by Randy Swikle
Retired Student Newspaper Adviser
Johnsburg High School, Johnsburg, Ill.
In 2002, my principal at Johnsburg High School, Chuck Dill, was JEA’s Administrator of the Year. He was an exemplary facilitator who involved local stakeholders of scholastic journalism in a partnership that guarded student autonomy, that balanced student press rights with ethics and pedagogical responsibilities and that nurtured First Amendment education, appreciation and application.
Students were empowered but not emancipated; educators were authoritative but not authoritarian; and the school culture was collaborative and not autocratic. It was an ideal balance of responsibilities that cultivated democratic learning and inspired engaged citizenship.
One Labor Day weekend, our principal was arrested and charged with operating a motorboat while under the influence. He put the school mission above his personal vulnerability and supported the right of student reporters to cover the story on Page 1 of their Johnsburg Weekly News publication. The principal contested the charge, and a judge later exonerated him. That story was covered on Page 1, too.
In the 25 years I advised the JWN, no administrator ever threatened censorship or required prior review of the paper. Controversy was a staple, as it is in any authentic American newspaper. Rather than fear contention, the Johnsburg school community embraced diverse perspectives as an innate feature of a free society. And when journalistic mistakes were made, stakeholders did not point fingers but rather joined hands to problem-solve and inspire remedies.
Principal Dill was a proponent of partnership. I once asked him to list his expectations for the partner who advises the newspaper staff — me! His response serves as a model for nurturing scholastic journalism and the school mission:
No. 10: Understand the peripheral aspects of your job. It is more than teaching journalism. It’s also being an advocate, a problem-solver, a diplomat, a counselor, a personal mentor, a friend, a businessman, a facilitator, a spokesman and a hundred other things.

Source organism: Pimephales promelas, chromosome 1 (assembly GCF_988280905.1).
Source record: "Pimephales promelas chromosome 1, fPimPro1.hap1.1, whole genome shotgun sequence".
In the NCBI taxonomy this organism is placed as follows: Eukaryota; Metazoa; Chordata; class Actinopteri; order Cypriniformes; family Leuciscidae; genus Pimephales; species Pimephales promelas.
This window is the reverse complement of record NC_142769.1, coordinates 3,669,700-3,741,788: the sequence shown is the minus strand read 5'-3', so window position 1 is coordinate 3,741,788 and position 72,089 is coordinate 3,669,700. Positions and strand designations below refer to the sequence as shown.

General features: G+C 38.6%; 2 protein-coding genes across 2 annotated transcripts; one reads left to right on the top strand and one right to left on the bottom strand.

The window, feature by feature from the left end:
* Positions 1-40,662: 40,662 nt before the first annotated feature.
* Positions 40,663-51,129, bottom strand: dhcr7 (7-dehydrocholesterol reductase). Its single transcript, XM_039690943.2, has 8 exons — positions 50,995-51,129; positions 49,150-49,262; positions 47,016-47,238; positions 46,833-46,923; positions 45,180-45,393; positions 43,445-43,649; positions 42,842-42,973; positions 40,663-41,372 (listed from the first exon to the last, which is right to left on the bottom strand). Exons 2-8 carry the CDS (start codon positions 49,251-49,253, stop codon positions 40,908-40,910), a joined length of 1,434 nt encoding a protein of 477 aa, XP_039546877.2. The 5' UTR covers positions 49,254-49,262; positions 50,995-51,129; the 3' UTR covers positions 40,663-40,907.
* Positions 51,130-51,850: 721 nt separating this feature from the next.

No. 9: Communicate effectively and ethically. Use strategies of dissemination and persuasion to make a profound difference on the side of what’s right. Focus on issues and maintain the courage to prioritize principle above personal vulnerability.
Marina Hendricks, a member of JEA’s Scholastic Press Rights Commission, has developed a “Social Media Toolbox” for use by student journalists and their advisers. The toolbox, available at hendricksproject.wordpress.com, features 16 lessons on social media plus related resources. The lessons can be used as a unit or individually, depending on the needs of students, advisers and school publication programs.
As a unit, the lessons are designed to help student journalists and their advisers navigate the transition into using social media as part of their publication programs. The unit starts with ethical decision-making to help guide students through the process. It continues with exploration of reasons for using social media, consideration of how social media tools are employed by journalists, and evaluation of the school community’s use of social media through a survey.
Lessons abound following the death this morning – and premature reports of it – of Penn State football legend Joe Paterno.
We raised the ethical question of print first versus verify first in October with our Ethical Guidelines for scholastic media, prepared in conjunction with JEA’s Digitial Media Committee.
Is it better to break news and correct as needed, or verify first and be sure of what you report?
Monday, when classes restart, we can only hope there will be significant discussion on all the ethical issues, as well of those of the available technology that bring those issues to the forefront.
For that class discussion, we would recommend the following links:
• How false reports of Joe Paterno’s death were spread and debunked
• False paterno death reports highlight journalists’ hunger for glory
• College news site that misreported Jo Paterno death heralded as future of student media
• What happened last night
• The Paterno story: what went wrong
• Onward State Facebook page
• The news and retractions of Joe Paterno’s death told through Storify
Whether we talk of the ethical or technological issues first, it should be abundantly clear we must also discuss the social responsibility role of the media with this story.
If we of scholastic media learn from those in commercial or citizen media, what we learn – and practice – must go beyond the how to include the why.
The last question of our current series.
Do you have others you would raise?
• What does a free press contribute to our democratic society? What are its advantages and disadvantages? Who benefits from a free press? Now repeat the questions for scholastic media? Are there any differences? What and why?
Here’s another question in our series. Appropriate for Constitution Day?
• What if any issues or topics should be “untouchable” by student journalists? Why?
Is it the topic or the process that might lead to censorship problems?